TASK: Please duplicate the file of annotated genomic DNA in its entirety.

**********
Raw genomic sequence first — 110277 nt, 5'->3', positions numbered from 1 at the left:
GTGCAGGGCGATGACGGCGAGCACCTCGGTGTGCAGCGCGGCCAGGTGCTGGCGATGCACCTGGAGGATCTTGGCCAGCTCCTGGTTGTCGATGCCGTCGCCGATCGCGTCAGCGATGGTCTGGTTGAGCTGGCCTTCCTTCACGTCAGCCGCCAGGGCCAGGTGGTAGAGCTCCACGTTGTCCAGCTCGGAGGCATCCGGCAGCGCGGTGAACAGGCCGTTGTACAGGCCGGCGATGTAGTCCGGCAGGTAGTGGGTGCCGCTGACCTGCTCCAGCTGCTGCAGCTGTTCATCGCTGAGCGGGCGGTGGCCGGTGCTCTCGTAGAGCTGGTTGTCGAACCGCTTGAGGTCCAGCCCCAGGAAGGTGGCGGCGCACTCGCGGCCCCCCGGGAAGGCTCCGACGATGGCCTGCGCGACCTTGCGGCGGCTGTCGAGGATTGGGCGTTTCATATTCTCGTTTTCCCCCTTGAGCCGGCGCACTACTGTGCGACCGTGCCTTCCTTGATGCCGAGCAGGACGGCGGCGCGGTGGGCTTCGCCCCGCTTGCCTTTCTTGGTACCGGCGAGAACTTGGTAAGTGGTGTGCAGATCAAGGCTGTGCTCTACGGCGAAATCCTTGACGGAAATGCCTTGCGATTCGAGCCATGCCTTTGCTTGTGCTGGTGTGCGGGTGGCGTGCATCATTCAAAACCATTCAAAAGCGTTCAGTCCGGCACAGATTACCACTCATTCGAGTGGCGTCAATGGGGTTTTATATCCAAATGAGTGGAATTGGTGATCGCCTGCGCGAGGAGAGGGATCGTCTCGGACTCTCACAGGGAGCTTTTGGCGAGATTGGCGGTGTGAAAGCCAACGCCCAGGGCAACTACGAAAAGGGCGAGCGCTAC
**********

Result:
Raw genomic sequence first — 110277 nt, 5'->3', positions numbered from 1 at the left:
GTGCAGGGCGATGACGGCGAGCACCTCGGTGTGCAGCGCGGCCAGGTGCTGGCGATGCACCTGGAGGATCTTGGCCAGCTCCTGGTTGTCGATGCCGTCGCCGATCGCGTCAGCGATGGTCTGGTTGAGCTGGCCTTCCTTCACGTCAGCCGCCAGGGCCAGGTGGTAGAGCTCCACGTTGTCCAGCTCGGAGGCATCCGGCAGCGCGGTGAACAGGCCGTTGTACAGGCCGGCGATGTAGTCCGGCAGGTAGTGGGTGCCGCTGACCTGCTCCAGCTGCTGCAGCTGTTCATCGCTGAGCGGGCGGTGGCCGGTGCTCTCGTAGAGCTGGTTGTCGAACCGCTTGAGGTCCAGCCCCAGGAAGGTGGCGGCGCACTCGCGGCCCCCCGGGAAGGCTCCGACGATGGCCTGCGCGACCTTGCGGCGGCTGTCGAGGATTGGGCGTTTCATATTCTCGTTTTCCCCCTTGAGCCGGCGCACTACTGTGCGACCGTGCCTTCCTTGATGCCGAGCAGGACGGCGGCGCGGTGGGCTTCGCCCCGCTTGCCTTTCTTGGTACCGGCGAGAACTTGGTAAGTGGTGTGCAGATCAAGGCTGTGCTCTACGGCGAAATCCTTGACGGAAATGCCTTGCGATTCGAGCCATGCCTTTGCTTGTGCTGGTGTGCGGGTGGCGTGCATCATTCAAAACCATTCAAAAGCGTTCAGTCCGGCACAGATTACCACTCATTCGAGTGGCGTCAATGGGGTTTTATATCCAAATGAGTGGAATTGGTGATCGCCTGCGCGAGGAGAGGGATCGTCTCGGACTCTCACAGGGAGCTTTTGGCGAGATTGGCGGTGTGAAAGCCAACGCCCAGGGCAACTACGAAAAGGGCGAGCGCTAC